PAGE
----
Climbing Mount Doom

Distance Travelled: 60,215km
Date: 27th March 2013

One of the things I really wanted to do before leaving Taupo was to go back to the Tongariro Crossing, and this time to conquer Mt Ngauruhoe. When I did the crossing back in December, I had to miss out climbing the iconic peak because I had run out of time, so I was determined to get back and get to the top.

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Spot the difference! My climb wasn’t hindered by eruptions or the one ring, but it wasn’t an easy climb either. Mt Ngauruhoe was used by Peter Jackson as inspiration for Mt Doom in Lord of the Rings.

A couple of days ago, I got the chance to go back and make the ascent.

Leaving town at 5:45, we were able to see dawn break over the mountains.IMG_3023IMG_3024

IMG_3095Once we arrived at the Mangatepopo carpark, it was the same walk to the base I did before. Along the valley, past the springs and up the Devil’s Staircase (which was quite a bit harder than I’d remembered – not a good sign).

It took a few hours to reach the base of Mt Ngauruhoe, and when I arrived it towered ominously over me. “Oh well”, I thought, “Might as well get going!”

Ngauruhoe from a distance. Doesn't look too hard.

Ngauruhoe from a distance. Doesn’t look too hard.

From the base it suddenly looks like a long way up

From the base it suddenly looks like a long way up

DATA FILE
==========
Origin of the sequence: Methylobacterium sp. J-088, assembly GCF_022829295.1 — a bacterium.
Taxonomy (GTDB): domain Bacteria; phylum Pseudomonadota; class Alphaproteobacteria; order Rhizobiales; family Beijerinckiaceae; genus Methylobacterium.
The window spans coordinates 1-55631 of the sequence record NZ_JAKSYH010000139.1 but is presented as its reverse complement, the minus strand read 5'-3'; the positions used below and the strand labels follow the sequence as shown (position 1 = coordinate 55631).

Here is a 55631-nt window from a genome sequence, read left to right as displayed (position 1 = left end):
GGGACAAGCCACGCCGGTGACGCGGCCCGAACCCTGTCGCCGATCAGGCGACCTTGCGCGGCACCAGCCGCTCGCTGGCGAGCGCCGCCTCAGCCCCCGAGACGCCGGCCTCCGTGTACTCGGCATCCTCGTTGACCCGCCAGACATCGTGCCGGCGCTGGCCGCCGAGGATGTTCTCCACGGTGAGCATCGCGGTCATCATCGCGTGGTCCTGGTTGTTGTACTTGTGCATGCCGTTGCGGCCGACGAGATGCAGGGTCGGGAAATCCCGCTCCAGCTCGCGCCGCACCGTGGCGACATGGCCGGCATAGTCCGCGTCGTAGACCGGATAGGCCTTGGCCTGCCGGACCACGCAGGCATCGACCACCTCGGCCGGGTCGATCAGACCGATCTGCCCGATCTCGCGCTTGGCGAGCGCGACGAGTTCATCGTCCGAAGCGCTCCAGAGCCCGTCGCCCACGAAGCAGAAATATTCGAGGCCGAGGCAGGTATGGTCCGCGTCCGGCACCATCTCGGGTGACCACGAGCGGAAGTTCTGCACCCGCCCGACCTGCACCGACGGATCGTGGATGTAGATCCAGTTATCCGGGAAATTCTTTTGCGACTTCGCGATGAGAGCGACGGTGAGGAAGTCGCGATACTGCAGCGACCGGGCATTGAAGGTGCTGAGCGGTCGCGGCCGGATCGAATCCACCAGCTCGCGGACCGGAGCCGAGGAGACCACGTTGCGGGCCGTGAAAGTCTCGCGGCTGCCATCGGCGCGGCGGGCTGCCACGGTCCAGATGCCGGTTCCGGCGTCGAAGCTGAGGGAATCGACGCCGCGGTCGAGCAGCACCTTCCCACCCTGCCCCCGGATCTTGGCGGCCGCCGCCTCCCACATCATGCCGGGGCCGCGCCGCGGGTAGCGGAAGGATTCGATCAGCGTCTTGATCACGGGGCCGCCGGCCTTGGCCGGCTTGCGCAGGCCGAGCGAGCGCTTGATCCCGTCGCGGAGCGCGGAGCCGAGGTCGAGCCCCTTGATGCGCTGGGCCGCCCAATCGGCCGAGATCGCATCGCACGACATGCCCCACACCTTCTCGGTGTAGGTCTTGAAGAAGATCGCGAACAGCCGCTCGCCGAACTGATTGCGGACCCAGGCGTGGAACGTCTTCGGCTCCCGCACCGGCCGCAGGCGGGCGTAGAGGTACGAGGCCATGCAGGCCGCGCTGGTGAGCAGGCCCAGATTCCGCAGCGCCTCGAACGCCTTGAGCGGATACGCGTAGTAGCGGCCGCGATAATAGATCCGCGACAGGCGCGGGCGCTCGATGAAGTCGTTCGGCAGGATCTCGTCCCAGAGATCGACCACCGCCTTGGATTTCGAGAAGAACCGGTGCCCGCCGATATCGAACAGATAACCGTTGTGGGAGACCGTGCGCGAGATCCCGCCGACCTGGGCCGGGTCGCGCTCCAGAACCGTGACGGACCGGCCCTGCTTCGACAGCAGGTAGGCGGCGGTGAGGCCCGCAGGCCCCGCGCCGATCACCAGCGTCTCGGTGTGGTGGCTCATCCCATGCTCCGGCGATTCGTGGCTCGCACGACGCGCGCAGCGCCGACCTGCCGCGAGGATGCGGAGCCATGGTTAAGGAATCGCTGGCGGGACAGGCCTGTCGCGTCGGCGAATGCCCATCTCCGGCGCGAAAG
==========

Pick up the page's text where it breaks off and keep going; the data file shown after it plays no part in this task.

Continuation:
Starting the climb wasn’t too hard, but very quickly the ground underfoot turned into loose scree, sand and rocks. More than a couple of times, a big rock would come loose and bound down the slope.

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The way up was very varied, with no real path. Some sections would be unstable rocks that would try to roll your ankles, some was sand with no traction. Every now and then there is a rocky section which is relatively stable, although these are 45° and more, and climbing up them is hard work.

Despite all this, it was definitely worth it for the stunning views at the summit. (click to enlarge)

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The top of the mountain is dominated by a central crater, and there are signs of vulcanism everywhere. There is steam rising from gaps in the rocks, hot enough to burn.

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The rocks themselves are also very obviously volcanic.

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The way down was, if anything, harder than coming up. The scree slipped and rolled underfoot, and I fell quite a lot. The sections of sand were fun to get down though, as you could jump/run down, like you would on a dune, digging into the soft material on each bound. This did mean I ended up with a hell of a lot of stones in my shoes though.

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One Response to Climbing Mount Doom

  1. What a fantastic area. Great photos.

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